Our Jagged Lives

When I was a kid, I thought it was a cool trick to break a pencil and then slide the jagged ends back together. If I was careful, I could fit them together so no one could see the pencil was broken. I could then amaze other kids by pretending to break the pencil with flick of my finger.

This memory came to me recently as I was thinking of how jagged our lives are. As much as we love symmetry, closure, and a good story arc, events seldom supply them. Instead our lives often have abandoned dreams, broken relationships, false starts, mistakes, and dead ends.

There is little poetic justice in life. I have friends whose children or spouses have died. No matter what words of closure we say at funerals—death is a jagged break. Several years ago, a series of strokes left my mother unable to swallow or speak clearly. She was living on a feeding tube. One day when I was talking to her about Dad who had died twenty years earlier, I saw a tear run down her cheek. I said, “You still miss Dad, don’t you?” She could only nod as I wiped away the tear. She still ached.

After leaving behind pastoring, my dad and mom moved to Myrtle Point where Dad taught high school English and Mom taught first grade. We attended a small struggling local church. After some especially hard years, Dad filled in as pastor and for several years applied all his salary to paying off the mortgage on the church. Because of my Dad’s humility, generosity, and gifts as a preacher, I expected God to help the church grow. Instead it limped along. The summer before Dad died of cancer, he told me he only regretted one thing—that he had never been part of a revival and outpouring of the Holy Spirit that changed a church and reached into the community. He died never seeing this. Families are often full of jagged edges of brokenness. Some who dreamed of a happy Christian marriage have been left putting their lives back together after the pain and loss of divorce. Parents often write happy narratives for their children’s lives only to see misfortune, mistakes, and self-destructive choices rewrite their children’s lives as tragedies.

If we make idols of our narratives or insist on symmetry and closure, it is easy to get angry with God. Those of us who are bookish and love a good story arc are perhaps most easily offended by God’s failure to tie together the loose ends of our stories. Sometimes the jaggedness is simply all our unanswered questions.  Did we truly hear God? Did our prayers go unanswered because of a lack of faith, the opposition of Satan, a misunderstanding of God’s will, or the free-will of people? Especially hard are the times when we step out in faith and obedience and nothing goes right—nothing bears visible fruit.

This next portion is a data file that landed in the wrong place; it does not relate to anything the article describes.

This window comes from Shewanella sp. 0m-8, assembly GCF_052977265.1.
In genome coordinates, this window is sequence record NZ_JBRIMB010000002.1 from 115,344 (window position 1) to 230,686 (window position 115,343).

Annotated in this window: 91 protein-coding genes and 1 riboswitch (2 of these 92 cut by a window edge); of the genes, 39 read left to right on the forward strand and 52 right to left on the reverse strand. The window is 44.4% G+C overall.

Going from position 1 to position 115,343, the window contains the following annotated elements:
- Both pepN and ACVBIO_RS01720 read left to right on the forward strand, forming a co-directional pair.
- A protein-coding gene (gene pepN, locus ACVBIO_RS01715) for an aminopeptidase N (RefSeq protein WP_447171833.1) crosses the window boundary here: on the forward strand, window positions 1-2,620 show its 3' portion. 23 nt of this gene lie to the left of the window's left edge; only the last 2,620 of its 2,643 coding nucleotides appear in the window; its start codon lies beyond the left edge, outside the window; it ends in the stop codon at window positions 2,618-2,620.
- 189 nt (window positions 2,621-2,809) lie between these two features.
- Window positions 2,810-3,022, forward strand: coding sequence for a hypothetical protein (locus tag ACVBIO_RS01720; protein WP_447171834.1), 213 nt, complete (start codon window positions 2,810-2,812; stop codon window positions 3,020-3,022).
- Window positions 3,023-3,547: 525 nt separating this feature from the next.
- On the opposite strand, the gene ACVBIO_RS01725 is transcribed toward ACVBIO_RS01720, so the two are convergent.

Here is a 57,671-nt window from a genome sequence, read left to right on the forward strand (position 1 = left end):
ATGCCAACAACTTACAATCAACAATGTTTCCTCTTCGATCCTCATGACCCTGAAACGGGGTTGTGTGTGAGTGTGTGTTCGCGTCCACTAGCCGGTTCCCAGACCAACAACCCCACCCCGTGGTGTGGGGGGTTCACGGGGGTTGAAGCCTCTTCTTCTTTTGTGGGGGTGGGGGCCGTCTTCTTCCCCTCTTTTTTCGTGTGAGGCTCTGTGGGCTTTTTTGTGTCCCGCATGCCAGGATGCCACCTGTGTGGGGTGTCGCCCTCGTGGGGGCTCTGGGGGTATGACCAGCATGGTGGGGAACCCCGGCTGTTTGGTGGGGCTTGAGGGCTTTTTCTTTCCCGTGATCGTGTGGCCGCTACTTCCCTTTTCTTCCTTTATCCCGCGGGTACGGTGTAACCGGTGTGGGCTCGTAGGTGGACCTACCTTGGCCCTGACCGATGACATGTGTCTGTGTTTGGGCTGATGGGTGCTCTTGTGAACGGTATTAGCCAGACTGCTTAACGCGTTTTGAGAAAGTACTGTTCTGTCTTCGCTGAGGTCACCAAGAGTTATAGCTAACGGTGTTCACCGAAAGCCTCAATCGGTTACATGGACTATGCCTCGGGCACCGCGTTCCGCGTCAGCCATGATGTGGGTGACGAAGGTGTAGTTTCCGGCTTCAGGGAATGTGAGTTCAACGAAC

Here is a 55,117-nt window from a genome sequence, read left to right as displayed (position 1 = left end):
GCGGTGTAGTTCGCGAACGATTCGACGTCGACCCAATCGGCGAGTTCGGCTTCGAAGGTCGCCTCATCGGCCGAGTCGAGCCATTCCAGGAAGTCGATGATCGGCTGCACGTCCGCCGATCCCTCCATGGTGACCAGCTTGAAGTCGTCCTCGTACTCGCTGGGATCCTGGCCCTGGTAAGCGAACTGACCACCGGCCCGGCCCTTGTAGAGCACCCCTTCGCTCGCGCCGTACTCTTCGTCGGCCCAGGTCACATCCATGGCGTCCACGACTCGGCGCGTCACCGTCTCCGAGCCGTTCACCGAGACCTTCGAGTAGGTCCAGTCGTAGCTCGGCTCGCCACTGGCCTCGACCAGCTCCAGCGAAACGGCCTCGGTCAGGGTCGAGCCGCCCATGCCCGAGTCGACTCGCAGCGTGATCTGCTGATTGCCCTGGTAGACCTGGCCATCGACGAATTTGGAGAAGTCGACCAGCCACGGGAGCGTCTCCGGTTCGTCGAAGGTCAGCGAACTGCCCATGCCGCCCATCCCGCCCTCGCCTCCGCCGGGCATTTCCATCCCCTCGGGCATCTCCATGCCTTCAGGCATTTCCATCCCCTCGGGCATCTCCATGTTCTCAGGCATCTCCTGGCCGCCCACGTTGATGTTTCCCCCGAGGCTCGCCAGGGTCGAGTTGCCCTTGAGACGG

Can I say this? Our favorite Bible stories don’t help. Every reduction in our numbers should result in a Gideon-like victory over our enemies. Stepping out in courage should always result in Goliath falling. Humbling ourselves should always result in God exalting and vindicating us. Every journey home should end in a father’s embrace. Our prison songs should shake the walls and bring angelic liberation. But often this is not our story.

Of course, the Bible tells us this. We love the story of the angel freeing Peter from prison, but we forget that James was also arrested and executed. Hebrews 11 mentions those who by faith conquered kingdoms, shut the mouths of lions, and put armies to flight. However, there were also those who by faith endured mocking, prison, torture, and terrible deaths. Yikes!

I recently talked to a pastor who had completed his first five years of ministry. None of his goals for the church and his ministry had been met. Those he was preparing for leadership either left the church or slipped back into sin. Attendance is down. This pastor is rewriting his definition of success in terms of faithfulness and obedience rather than numbers. Rewriting is hard.

It is easy to fit together jagged ends of a broken pencil but only God and heaven can fit the jaggedness of our lives. Only the faithfulness, wisdom, and grace of God answers the brokenness of our lives. But there is coming a day when all that is partial and broken is made whole by God.

Our lives here are only the opening chapter and a little rising action in the story arc. We can’t make an idol of our narrative. We must hand the pencil to God and learn to read the story of grace He is writing into our jagged lives. He alone makes all things whole.

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About Mark

I live in Myrtle Point, Oregon with my wife Teckla and am the father of four boys. Currently I teach writing and literature at Southwest Oregon Community College. I am a graduate of Myrtle Point High School, Northwest Nazarene College, and have a Masters in English from Washington State University.
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